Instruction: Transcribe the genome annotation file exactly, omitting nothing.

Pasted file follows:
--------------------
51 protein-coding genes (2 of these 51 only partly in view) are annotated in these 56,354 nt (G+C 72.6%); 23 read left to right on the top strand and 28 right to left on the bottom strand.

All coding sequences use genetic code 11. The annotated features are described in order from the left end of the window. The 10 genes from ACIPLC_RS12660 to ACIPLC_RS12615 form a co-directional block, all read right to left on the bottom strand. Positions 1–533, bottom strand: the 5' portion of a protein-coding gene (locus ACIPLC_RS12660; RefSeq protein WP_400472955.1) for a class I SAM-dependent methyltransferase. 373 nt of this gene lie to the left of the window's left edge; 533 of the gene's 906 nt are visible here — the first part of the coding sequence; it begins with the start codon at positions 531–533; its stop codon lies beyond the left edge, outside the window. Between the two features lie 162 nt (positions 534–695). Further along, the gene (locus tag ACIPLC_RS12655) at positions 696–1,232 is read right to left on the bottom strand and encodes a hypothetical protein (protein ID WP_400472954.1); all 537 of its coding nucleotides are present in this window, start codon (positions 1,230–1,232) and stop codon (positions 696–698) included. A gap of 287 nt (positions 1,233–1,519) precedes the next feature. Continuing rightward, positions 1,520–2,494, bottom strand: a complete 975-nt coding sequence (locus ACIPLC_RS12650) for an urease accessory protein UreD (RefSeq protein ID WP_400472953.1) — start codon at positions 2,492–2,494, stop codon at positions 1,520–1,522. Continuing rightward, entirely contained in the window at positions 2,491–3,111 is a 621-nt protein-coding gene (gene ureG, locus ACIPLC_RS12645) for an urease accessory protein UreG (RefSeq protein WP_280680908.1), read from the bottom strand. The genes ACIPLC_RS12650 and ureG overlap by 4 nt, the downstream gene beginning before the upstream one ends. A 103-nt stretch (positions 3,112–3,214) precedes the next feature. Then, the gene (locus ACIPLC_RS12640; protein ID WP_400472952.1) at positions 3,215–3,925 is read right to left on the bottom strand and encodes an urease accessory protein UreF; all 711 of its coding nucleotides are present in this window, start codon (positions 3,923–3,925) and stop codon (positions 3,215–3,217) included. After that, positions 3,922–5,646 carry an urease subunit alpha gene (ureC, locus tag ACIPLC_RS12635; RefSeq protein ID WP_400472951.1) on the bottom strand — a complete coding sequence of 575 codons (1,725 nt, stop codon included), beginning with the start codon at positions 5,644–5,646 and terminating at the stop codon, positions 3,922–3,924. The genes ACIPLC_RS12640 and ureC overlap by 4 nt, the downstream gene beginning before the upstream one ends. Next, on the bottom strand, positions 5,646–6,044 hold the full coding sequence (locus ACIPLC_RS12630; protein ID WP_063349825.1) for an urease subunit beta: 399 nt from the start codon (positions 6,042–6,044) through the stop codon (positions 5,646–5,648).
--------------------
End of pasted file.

51 protein-coding genes (2 of these 51 only partly in view) are annotated in these 56,354 nt (G+C 72.6%); 23 read left to right on the top strand and 28 right to left on the bottom strand.

All coding sequences use genetic code 11. The annotated features are described in order from the left end of the window. The 10 genes from ACIPLC_RS12660 to ACIPLC_RS12615 form a co-directional block, all read right to left on the bottom strand. Positions 1–533, bottom strand: the 5' portion of a protein-coding gene (locus ACIPLC_RS12660; RefSeq protein WP_400472955.1) for a class I SAM-dependent methyltransferase. 373 nt of this gene lie to the left of the window's left edge; 533 of the gene's 906 nt are visible here — the first part of the coding sequence; it begins with the start codon at positions 531–533; its stop codon lies beyond the left edge, outside the window. Between the two features lie 162 nt (positions 534–695). Further along, the gene (locus tag ACIPLC_RS12655) at positions 696–1,232 is read right to left on the bottom strand and encodes a hypothetical protein (protein ID WP_400472954.1); all 537 of its coding nucleotides are present in this window, start codon (positions 1,230–1,232) and stop codon (positions 696–698) included. A gap of 287 nt (positions 1,233–1,519) precedes the next feature. Continuing rightward, positions 1,520–2,494, bottom strand: a complete 975-nt coding sequence (locus ACIPLC_RS12650) for an urease accessory protein UreD (RefSeq protein ID WP_400472953.1) — start codon at positions 2,492–2,494, stop codon at positions 1,520–1,522. Continuing rightward, entirely contained in the window at positions 2,491–3,111 is a 621-nt protein-coding gene (gene ureG, locus ACIPLC_RS12645) for an urease accessory protein UreG (RefSeq protein WP_280680908.1), read from the bottom strand. The genes ACIPLC_RS12650 and ureG overlap by 4 nt, the downstream gene beginning before the upstream one ends. A 103-nt stretch (positions 3,112–3,214) precedes the next feature. Then, the gene (locus ACIPLC_RS12640; protein ID WP_400472952.1) at positions 3,215–3,925 is read right to left on the bottom strand and encodes an urease accessory protein UreF; all 711 of its coding nucleotides are present in this window, start codon (positions 3,923–3,925) and stop codon (positions 3,215–3,217) included. After that, positions 3,922–5,646 carry an urease subunit alpha gene (ureC, locus tag ACIPLC_RS12635; RefSeq protein ID WP_400472951.1) on the bottom strand — a complete coding sequence of 575 codons (1,725 nt, stop codon included), beginning with the start codon at positions 5,644–5,646 and terminating at the stop codon, positions 3,922–3,924. The genes ACIPLC_RS12640 and ureC overlap by 4 nt, the downstream gene beginning before the upstream one ends. Next, on the bottom strand, positions 5,646–6,044 hold the full coding sequence (locus ACIPLC_RS12630; protein ID WP_063349825.1) for an urease subunit beta: 399 nt from the start codon (positions 6,042–6,044) through the stop codon (positions 5,646–5,648).